Can only men become priests or swamis in the Krishna Movement and, if so, why? Why can’t women become swamis?
In traditional Vedic or Vaishnava culture, a priest is not necessarily a swami or sannyasi. Since ancient times, brahmanas have served as priests, and they have the option to marry or remain single. There are thousands of women in ISKCON who serve as brahmana priests. They perform sacred rites on the altar, attend the Deities, lead weekly services, give lectures etc. We also have many women who serve as community leaders, temple presidents, and members of our international governing body. An outstanding woman, Mukhya Devi, is the president of our largest community in the western world in Alachua, Florida.
Question: Historically, has this always been the case?
Yes. In some of the earliest Sanskrit literatures, early Upanisads, we find women like Gargi who were great teachers that instructed kings.
Question: Can women become gurus in the Hare Krishna Movement?
Yes, women can be gurus. That is the official position of our governing body. Historically, women have served as gurus for many centuries.
Question: Can women work outside the home or are they restricted to taking care of the household and children?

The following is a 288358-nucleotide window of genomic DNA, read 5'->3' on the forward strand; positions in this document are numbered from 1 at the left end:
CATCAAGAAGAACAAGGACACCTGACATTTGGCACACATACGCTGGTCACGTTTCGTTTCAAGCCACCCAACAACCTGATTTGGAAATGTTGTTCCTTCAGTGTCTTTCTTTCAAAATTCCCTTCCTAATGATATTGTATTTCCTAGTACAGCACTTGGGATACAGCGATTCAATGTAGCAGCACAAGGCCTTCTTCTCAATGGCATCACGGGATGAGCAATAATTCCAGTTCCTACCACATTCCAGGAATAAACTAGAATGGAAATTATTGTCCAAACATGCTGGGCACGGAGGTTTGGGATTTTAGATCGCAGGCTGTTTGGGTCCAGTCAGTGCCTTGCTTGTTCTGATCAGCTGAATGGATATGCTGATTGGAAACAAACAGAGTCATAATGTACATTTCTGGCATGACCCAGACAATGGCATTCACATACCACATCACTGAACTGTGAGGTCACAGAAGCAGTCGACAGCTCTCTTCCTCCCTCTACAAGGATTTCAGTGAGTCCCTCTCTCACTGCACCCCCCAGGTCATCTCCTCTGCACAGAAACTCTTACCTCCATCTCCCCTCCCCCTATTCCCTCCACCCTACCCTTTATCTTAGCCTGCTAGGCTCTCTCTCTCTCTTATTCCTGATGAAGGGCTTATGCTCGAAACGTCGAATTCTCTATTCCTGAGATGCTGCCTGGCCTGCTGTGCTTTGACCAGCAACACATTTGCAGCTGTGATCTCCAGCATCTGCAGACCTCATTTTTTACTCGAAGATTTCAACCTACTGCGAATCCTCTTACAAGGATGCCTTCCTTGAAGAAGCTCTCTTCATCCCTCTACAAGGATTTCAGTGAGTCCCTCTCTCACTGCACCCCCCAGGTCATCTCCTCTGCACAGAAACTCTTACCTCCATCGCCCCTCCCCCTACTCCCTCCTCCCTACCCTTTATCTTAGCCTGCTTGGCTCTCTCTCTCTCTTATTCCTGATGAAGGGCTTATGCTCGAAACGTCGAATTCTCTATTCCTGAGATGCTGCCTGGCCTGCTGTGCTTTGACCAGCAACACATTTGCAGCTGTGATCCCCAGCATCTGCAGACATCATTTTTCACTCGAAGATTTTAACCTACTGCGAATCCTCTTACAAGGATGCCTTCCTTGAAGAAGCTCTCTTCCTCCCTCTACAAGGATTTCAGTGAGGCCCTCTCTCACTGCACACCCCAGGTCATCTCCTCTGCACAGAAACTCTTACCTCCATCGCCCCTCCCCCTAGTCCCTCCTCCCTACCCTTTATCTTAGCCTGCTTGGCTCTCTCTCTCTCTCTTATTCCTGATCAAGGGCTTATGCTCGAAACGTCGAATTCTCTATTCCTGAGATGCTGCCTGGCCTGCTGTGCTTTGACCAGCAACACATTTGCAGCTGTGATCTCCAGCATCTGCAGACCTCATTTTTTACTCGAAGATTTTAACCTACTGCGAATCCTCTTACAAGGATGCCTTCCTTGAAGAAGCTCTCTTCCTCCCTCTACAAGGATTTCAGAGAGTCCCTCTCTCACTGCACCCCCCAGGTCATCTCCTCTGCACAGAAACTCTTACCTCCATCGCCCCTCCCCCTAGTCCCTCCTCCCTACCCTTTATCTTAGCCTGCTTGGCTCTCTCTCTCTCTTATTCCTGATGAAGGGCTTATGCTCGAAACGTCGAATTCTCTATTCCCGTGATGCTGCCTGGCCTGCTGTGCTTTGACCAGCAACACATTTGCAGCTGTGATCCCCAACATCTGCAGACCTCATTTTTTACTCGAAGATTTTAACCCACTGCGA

The general principle is that everyone should serve God according to their nature and abilities. That is the principle that Krishna teaches throughout Bhagavad-gita. For example, our founder, Srila Prabhupada, requested women and men who are so inclined to get doctorate degrees and teach spiritual knowledge in universities.
Question: Are men and women equally entitled to having an outside job and taking care of the home and family, cooking, etc?
Again, everyone should serve according to their nature. I personally know cases where a devotee woman works and a man takes care of the house. The rule is that we should do things naturally, not ideologically. Women or men should not work a particular job or stay home simply to serve ideology. Rather they should act according to their real desire, nature, and ability. Our duty comes from our nature, and every individual is unique. If we give people freedom and encourage them to serve according to their own nature, then people will end up in the right place.